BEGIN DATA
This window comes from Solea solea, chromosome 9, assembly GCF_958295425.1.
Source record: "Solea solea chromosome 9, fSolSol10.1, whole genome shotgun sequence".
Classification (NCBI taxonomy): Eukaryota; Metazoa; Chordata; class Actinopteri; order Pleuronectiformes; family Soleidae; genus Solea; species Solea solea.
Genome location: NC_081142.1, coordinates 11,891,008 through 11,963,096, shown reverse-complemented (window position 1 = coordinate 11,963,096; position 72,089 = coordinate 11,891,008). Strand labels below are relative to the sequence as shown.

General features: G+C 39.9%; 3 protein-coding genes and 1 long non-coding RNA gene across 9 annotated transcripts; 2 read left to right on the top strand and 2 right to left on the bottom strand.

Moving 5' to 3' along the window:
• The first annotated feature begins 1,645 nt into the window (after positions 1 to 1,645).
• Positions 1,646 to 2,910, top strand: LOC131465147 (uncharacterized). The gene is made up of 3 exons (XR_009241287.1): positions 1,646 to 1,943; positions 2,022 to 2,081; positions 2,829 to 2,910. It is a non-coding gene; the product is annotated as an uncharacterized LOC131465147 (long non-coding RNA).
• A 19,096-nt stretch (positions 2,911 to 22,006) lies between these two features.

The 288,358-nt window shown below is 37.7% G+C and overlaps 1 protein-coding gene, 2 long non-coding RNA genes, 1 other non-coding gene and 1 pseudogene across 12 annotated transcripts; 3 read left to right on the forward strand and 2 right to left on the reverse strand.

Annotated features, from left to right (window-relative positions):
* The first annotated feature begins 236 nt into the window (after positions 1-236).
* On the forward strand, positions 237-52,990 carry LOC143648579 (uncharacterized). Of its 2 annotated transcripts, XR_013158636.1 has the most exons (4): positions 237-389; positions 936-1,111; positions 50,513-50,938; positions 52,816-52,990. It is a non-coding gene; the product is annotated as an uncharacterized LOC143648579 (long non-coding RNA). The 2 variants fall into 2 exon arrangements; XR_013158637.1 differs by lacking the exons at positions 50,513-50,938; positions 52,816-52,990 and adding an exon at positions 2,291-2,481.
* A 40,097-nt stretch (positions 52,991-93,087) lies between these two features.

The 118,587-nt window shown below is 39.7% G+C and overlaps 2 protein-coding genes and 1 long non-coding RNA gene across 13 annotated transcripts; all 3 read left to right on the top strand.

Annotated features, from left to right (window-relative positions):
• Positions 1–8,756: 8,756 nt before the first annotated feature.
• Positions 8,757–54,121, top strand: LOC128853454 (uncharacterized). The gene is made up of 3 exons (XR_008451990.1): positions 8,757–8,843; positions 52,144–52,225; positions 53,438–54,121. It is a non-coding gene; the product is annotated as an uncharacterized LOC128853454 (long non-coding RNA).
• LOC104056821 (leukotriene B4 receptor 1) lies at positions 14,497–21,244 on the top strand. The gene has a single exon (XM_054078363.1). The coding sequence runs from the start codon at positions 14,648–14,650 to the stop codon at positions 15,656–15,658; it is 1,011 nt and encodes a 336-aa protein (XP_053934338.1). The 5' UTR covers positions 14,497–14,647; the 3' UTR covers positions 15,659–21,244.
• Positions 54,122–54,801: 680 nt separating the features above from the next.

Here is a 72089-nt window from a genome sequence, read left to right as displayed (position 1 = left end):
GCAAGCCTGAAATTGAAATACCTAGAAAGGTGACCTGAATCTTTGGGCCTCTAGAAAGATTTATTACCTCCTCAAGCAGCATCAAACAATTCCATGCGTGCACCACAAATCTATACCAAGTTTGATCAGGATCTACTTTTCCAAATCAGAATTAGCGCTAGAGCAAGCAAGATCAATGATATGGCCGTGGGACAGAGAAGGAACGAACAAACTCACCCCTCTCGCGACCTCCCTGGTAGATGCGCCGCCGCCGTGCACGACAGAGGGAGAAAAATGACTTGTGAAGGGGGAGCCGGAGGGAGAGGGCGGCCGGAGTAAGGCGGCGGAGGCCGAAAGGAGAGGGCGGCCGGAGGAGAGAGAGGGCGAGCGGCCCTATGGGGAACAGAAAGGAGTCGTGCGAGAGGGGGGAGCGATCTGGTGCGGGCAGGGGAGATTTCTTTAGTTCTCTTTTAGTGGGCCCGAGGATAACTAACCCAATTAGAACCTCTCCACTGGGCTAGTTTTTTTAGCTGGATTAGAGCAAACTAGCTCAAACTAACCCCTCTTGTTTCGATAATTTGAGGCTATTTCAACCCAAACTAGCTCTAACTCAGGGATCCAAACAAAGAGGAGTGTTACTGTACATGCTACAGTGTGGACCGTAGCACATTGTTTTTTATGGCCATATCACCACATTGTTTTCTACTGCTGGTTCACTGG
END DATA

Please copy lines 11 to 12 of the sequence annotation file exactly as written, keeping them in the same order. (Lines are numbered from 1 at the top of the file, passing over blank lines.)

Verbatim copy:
Annotated features, from left to right (window-relative positions):
* The first annotated feature begins 236 nt into the window (after positions 1-236).